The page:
Parlier AB, Galvin SL, Thach S, Kruidenier D, Fagan EB. The Road to Rural Primary Care: A Narrative Review of Factors That Help Develop, Recruit, and Retain Rural Primary Care Physicians. Acad Med. 2017 Aug 1. doi: 10.1097/ACM.0000000000001839. [Epub ahead of print]Availablat: http://journals.lww.com/academicmedicine/Abstract/publishahead/The_Road_to_Rural_Primary_Care___A_Narrative.98154.aspx
 RACGP 2014, op. cit. p.65.
 Humphreys J, Jones J, Jones M, et al. A critical review of rural medical workforce retention in Australia. Aust Health Rev 2001;24:91-102. [PubMed]
 Walker JH, DeWitt DE, Pallant JF, Cunningham CE. Rural origin plus a rural clinical school placement is a significant predictor of medical students’ intentions to practice rurally: a multi-university study. Rural Remote Health. 2012;12:1908.PubMed
11 August 2017
Dr Ayman Shenouda
Developing a skill set around your community’s needs.
Just like lifelong learning, community needs assessment is a continual process that helps us to ensure our community has the best possible service mix. Health needs assessment is developmental and has to be added to or adjusted over time as the community’s needs change. It is alongside that process that we commit to continual learning, to adjust our skills over time to ensure these needs are met.
For a rural community, where resources and infrastructure are scarce, needs assessment is a critical process. It helps you to prioritise where you can make the biggest impact, to plan and deliver the most effective care against those areas of critical need. It enables you to work collaboratively with the local community to develop the infrastructure required. Most of all it becomes a partnership as people centred health relies on community participation and through this process, you find yourself fully immersed in community life.
When I arrived in Wagga Wagga 17 years ago, I was armed with some advanced surgical skills acquired while working as a surgical registrar in Egypt, then further honed in Tasmania during my initial few years in Australia. Naturally, my fellow GPs in the practice referred to me patients with surgical skin conditions. This was great as it allowed me to utilise my skills, on the other hand, though patient expectations increased as they were under the impression that I was a Dermatologist!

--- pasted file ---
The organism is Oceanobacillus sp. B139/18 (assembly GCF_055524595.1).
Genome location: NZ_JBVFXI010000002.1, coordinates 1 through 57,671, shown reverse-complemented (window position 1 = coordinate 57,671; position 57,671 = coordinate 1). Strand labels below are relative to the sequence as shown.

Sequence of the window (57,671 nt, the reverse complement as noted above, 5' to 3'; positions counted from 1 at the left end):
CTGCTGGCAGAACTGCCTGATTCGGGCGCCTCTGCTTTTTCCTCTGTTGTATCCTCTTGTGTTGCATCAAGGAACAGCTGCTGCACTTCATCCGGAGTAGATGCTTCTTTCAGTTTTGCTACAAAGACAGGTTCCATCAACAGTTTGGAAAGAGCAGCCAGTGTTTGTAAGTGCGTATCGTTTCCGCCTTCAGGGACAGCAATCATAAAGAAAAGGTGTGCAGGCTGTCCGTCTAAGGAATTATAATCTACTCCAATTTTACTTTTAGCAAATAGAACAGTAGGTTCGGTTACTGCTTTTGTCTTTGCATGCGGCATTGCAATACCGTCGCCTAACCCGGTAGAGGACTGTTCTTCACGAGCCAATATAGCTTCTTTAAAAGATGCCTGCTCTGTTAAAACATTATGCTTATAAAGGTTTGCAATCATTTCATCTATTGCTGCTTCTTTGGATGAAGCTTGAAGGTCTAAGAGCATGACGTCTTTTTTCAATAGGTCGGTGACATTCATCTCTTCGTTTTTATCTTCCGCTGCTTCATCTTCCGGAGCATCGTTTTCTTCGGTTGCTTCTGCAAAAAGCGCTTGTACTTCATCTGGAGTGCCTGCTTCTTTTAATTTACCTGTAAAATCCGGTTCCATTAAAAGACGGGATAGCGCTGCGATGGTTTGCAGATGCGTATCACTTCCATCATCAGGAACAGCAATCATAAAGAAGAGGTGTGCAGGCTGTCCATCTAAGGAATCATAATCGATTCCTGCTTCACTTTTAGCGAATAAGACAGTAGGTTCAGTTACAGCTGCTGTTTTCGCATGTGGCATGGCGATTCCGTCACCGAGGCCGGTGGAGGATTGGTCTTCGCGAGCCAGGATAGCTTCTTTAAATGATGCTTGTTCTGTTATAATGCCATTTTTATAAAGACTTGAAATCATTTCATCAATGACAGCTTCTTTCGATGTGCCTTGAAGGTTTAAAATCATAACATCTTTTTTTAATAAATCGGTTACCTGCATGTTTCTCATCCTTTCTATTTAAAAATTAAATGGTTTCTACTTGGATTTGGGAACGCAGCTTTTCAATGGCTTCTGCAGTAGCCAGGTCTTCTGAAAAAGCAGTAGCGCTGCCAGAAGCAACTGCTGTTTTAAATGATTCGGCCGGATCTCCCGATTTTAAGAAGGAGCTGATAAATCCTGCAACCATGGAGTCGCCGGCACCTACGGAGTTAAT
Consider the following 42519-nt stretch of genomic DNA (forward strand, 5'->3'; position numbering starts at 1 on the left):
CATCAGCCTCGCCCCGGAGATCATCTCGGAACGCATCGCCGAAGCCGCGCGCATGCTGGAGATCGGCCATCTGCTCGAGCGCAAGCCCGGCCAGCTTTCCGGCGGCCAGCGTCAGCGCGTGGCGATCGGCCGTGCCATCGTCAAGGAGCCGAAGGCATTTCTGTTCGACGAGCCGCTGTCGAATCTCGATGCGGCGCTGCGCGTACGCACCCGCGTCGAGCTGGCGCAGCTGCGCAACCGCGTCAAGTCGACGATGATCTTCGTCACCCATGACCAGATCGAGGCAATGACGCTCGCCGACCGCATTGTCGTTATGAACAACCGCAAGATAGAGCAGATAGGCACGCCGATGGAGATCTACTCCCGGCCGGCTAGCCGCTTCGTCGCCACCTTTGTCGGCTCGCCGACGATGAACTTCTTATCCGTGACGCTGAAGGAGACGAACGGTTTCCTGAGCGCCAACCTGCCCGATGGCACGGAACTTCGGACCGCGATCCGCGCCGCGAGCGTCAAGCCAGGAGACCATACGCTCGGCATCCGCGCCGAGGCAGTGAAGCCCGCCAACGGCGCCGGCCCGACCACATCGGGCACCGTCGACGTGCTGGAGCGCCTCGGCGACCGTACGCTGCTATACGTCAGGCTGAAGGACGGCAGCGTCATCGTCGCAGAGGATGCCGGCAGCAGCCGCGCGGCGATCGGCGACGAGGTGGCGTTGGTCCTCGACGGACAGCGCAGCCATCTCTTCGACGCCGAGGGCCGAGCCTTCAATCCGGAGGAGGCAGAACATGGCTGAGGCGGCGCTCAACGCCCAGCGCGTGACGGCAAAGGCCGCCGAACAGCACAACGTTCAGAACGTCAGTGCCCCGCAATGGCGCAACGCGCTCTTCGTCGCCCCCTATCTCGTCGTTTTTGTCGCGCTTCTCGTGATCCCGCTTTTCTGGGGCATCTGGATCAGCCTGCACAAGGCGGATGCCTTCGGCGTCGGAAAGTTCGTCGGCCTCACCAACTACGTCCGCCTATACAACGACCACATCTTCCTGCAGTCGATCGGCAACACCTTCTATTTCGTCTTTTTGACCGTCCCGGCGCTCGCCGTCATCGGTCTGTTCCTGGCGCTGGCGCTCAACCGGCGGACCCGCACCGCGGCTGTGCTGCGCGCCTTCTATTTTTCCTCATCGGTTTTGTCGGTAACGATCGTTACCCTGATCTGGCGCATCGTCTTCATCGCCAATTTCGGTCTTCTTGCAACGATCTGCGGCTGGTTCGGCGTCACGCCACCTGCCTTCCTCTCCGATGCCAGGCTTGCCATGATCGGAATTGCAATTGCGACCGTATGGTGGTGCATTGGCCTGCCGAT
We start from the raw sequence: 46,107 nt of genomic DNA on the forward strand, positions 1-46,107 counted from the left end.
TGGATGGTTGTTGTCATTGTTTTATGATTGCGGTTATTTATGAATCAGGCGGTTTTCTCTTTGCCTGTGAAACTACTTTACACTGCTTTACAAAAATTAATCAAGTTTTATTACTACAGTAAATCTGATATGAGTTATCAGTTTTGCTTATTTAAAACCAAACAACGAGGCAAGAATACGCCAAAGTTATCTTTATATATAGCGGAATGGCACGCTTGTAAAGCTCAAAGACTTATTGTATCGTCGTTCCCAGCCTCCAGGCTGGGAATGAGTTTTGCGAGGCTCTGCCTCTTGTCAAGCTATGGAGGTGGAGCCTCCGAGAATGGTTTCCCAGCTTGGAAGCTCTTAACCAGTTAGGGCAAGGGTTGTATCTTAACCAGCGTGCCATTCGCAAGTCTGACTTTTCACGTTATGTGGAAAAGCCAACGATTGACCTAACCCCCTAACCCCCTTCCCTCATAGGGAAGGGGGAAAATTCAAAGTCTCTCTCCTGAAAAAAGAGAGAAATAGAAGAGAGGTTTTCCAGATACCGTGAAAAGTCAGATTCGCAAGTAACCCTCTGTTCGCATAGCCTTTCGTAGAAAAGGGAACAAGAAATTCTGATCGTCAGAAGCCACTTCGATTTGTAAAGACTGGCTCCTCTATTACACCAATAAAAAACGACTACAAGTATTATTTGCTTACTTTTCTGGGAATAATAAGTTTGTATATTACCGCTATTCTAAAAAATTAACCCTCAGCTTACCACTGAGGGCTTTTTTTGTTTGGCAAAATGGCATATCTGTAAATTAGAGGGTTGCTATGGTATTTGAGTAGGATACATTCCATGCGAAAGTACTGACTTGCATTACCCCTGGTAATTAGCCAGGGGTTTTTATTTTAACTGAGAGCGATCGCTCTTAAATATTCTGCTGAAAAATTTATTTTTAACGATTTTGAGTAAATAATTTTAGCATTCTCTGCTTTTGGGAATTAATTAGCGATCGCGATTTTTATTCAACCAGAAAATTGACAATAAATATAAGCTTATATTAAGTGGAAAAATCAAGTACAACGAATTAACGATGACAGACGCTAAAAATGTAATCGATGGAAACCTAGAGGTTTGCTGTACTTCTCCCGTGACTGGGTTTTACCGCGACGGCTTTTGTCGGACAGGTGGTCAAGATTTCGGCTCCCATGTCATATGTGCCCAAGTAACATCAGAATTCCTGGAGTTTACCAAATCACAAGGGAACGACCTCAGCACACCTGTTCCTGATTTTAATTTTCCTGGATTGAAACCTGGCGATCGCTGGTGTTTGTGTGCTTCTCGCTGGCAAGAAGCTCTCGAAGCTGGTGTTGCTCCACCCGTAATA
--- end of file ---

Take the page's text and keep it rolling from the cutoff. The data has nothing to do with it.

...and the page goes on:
In all honesty, my dermatology skills weren’t all that flash and it was clear the local service gap in Dermatology needed fixing. I subsequently completed a Diploma of Dermatology in 2003 through the University of Wales in Cardiff. I became very popular and started to have referrals from other practices in town, as without a local area specialist that role continued to fall to me. It was out of unmet need that this became a necessity of course but it really was the community driving that decision to upskill.
Now the Wagga community has access to dermatology services I am adjusting again but to a new requirement in palliative care. This is demonstrative of lifelong learning in practice – The good GP never stops learning – in providing lifelong care there relies a commitment to lifelong learning to adapting your skills to meet changing needs.
For those looking for more inspiration, there were some great rural stories produced some years ago. During 2012, the RACGP rural faculty celebrated its 20th anniversary and as part of our commemorating that milestone we produced a series of inspiring stories “Getting to know our rural GPs”. These stories were truly demonstrative of just how diverse the profession is and the depth of skills needed in supporting the often-complex needs of rural communities, while also highlighting the unique nature and rewards of living and working in rural general practice.